Also, with JEP 412, a `MemorySegment` gains some API (`MemorySegment::load`, `MemorySegment::unload`, `MemorySegment::force`) that allows to force IO operations. The `force` method looks particularly useful when forcing a write operation to disk (`fsync`) to page-out to a colder storage such as a disk.

## JEP-389, now JEP-412 foreign functions and memory is still incubating

In JDK 17 `MemorySegment` dropped `AutoCloseable`, `NativeScope` is replaced by `ResourceScope`, the loss of the `LibraryLookup` with an API with a different scope replaced by `SymbolLookup` API, appearance of the `SegmentAllocator`. `jextract` saw very good improvement, it seems mature enough to be featured in a standard JDK, yet it is not part of incubator module. In fact, jextract might never be part of the JDK itself as it might be distributed by other mechanisms, see this discussion.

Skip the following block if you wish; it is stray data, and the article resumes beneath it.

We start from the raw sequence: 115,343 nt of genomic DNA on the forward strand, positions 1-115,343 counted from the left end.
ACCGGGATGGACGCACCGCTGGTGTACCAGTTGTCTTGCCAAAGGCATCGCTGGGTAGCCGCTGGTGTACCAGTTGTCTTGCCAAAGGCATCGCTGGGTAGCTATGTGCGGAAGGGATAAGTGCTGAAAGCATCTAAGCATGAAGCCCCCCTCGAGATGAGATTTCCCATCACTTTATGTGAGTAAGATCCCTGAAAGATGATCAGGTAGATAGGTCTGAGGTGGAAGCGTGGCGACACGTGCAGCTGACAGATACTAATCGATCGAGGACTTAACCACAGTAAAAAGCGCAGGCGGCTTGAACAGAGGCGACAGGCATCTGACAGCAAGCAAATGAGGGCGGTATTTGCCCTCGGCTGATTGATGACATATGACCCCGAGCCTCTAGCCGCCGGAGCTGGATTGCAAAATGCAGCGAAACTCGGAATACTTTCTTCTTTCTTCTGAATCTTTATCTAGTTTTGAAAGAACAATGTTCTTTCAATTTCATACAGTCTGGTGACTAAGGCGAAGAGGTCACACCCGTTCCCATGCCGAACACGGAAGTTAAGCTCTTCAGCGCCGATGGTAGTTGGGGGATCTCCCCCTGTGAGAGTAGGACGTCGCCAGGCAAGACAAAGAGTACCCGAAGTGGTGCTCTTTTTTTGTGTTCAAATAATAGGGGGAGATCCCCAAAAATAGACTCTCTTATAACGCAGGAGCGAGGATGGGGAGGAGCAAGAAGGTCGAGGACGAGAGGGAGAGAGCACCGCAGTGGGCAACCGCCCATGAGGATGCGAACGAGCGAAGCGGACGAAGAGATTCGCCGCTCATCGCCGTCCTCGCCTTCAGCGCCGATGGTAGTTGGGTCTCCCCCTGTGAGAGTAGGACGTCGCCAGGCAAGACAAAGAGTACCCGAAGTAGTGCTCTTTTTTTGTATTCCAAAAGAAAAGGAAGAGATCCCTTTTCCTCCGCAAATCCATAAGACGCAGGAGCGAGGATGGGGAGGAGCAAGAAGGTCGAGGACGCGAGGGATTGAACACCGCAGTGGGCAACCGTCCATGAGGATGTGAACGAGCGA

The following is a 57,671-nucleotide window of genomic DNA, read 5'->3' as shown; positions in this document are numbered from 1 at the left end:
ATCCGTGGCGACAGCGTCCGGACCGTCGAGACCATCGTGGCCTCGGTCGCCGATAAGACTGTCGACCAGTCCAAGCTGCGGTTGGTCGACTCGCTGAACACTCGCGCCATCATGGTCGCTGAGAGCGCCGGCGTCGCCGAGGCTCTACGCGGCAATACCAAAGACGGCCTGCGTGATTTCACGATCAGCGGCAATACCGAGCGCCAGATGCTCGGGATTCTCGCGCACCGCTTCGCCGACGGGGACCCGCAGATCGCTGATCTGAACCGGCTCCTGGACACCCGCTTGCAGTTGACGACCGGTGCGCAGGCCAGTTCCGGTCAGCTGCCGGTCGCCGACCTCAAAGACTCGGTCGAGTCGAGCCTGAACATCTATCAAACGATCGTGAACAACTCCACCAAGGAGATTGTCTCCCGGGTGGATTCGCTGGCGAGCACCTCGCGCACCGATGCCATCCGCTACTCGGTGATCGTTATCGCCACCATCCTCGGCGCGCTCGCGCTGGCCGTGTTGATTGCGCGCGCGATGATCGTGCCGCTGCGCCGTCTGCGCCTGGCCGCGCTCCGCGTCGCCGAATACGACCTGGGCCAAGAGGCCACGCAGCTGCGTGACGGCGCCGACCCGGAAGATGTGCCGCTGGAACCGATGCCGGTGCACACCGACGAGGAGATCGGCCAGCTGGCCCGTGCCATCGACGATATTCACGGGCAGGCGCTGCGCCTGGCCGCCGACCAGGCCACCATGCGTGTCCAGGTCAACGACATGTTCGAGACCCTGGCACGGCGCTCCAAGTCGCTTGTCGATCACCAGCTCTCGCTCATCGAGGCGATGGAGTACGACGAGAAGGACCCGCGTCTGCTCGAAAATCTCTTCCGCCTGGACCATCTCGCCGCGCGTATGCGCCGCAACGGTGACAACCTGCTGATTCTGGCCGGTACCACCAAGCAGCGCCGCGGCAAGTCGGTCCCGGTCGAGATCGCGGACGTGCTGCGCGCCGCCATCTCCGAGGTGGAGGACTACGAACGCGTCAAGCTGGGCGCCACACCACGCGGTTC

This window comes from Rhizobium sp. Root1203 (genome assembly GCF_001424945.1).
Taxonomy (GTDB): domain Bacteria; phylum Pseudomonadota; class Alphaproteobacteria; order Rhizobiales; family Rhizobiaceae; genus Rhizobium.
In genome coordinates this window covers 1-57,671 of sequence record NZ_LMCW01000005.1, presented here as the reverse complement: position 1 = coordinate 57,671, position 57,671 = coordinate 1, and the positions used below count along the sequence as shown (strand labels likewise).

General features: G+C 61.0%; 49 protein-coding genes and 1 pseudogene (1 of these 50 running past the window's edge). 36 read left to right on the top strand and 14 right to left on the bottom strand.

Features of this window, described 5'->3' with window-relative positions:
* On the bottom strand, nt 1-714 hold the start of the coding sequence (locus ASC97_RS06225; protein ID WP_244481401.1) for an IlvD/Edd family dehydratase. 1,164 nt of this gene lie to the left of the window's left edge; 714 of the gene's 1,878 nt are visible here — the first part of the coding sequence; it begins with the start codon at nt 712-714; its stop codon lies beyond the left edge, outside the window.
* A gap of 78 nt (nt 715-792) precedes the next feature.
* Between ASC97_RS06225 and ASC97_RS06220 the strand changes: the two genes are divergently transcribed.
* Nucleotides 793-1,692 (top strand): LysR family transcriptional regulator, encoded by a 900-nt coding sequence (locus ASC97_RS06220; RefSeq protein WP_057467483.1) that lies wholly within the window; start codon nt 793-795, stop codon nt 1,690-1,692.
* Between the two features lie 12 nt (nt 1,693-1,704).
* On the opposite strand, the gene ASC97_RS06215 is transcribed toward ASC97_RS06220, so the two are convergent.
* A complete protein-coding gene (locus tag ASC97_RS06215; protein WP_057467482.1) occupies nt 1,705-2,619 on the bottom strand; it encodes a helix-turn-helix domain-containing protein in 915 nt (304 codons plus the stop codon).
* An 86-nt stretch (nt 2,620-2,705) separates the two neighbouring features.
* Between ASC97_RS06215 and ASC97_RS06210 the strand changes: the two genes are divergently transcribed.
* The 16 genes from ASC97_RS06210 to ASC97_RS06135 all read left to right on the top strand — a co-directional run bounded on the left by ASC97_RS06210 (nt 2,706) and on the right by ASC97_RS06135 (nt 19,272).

Given all this, I am not sure JEP-412 will get out of incubating for JDK 18 as well. JEP-412 is working well and show great refinements, but to me the developers are still tackling the API to get it right, indeed a broken API could lead to broken applications. As with the previous incubator, I think they are doing a fantastic job in my opinion.

## `jextract`

`jextract` is still being backed and was not included in JDK 17 for incubation, but since it complements JEP-412, I wanted to give it a try and showcase its usefulness.

 The jextract version used in this entry comes the build 17-panama+3-167 that can be downloaded here.

This tool leverages the native `libclang` and the `jdk.incubator.foreign` module.